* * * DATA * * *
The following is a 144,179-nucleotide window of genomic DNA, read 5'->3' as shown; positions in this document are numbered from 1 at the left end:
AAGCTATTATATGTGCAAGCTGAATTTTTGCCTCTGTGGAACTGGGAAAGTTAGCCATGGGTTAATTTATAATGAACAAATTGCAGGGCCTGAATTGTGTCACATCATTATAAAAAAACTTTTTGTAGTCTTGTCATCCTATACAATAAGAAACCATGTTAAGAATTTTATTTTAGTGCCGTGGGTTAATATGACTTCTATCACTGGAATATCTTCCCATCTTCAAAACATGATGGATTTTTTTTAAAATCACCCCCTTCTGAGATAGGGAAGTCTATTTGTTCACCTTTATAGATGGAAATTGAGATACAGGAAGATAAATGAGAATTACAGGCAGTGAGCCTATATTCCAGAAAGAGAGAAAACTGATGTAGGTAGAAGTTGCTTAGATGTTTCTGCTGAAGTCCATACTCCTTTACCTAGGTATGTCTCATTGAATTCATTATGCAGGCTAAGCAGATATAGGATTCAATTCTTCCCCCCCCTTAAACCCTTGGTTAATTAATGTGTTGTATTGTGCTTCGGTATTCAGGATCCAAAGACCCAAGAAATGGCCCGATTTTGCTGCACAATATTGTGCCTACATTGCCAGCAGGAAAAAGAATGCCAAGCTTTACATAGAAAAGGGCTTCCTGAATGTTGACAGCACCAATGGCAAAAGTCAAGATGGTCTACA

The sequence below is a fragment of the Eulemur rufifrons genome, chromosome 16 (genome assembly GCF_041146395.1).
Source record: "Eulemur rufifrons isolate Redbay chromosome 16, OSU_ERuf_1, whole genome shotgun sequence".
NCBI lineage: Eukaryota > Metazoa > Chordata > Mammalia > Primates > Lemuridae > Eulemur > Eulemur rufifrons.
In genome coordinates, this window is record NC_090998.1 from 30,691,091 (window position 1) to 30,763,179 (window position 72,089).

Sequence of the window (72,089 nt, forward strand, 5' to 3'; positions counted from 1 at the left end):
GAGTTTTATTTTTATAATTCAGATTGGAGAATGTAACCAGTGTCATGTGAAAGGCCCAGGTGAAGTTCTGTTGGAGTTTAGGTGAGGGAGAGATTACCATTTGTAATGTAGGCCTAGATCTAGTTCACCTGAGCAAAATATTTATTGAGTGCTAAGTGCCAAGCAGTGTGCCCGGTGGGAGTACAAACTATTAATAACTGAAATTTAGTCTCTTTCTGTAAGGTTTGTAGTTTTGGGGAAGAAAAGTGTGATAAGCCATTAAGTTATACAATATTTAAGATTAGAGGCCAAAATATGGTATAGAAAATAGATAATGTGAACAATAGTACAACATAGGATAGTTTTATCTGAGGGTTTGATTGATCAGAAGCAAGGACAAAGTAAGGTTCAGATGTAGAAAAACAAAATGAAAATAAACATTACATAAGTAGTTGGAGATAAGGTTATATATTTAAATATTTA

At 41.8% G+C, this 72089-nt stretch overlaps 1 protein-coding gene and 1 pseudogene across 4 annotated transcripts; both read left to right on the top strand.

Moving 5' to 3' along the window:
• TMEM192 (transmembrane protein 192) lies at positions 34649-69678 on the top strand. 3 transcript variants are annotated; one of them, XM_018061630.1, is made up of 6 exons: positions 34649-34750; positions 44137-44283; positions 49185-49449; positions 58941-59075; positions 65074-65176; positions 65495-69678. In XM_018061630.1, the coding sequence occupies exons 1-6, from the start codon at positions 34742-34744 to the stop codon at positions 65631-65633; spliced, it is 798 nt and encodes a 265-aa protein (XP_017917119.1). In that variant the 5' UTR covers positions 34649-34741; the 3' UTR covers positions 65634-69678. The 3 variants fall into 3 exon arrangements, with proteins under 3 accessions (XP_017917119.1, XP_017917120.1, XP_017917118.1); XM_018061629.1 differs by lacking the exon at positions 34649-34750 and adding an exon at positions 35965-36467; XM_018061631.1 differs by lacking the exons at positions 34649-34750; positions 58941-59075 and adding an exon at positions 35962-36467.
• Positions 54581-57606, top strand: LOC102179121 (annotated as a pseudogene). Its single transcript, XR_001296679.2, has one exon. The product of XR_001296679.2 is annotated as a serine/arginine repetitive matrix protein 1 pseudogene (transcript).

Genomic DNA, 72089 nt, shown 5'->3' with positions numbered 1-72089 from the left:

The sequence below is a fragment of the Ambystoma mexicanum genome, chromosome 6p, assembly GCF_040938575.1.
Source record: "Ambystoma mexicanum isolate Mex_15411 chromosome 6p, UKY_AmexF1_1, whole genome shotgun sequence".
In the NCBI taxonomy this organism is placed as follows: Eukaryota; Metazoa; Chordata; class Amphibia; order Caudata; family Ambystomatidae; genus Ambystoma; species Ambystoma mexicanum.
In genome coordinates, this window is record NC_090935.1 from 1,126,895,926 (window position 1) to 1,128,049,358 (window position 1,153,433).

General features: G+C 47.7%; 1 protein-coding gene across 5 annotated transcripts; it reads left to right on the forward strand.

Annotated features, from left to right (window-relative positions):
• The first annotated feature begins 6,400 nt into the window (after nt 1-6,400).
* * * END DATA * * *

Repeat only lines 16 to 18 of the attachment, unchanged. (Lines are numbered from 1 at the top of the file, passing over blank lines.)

In the NCBI taxonomy this organism is placed as follows: Eukaryota; Metazoa; Chordata; class Amphibia; order Caudata; family Ambystomatidae; genus Ambystoma; species Ambystoma mexicanum.
In genome coordinates, this window is record NC_090935.1 from 1,126,895,926 (window position 1) to 1,128,049,358 (window position 1,153,433).

General features: G+C 47.7%; 1 protein-coding gene across 5 annotated transcripts; it reads left to right on the forward strand.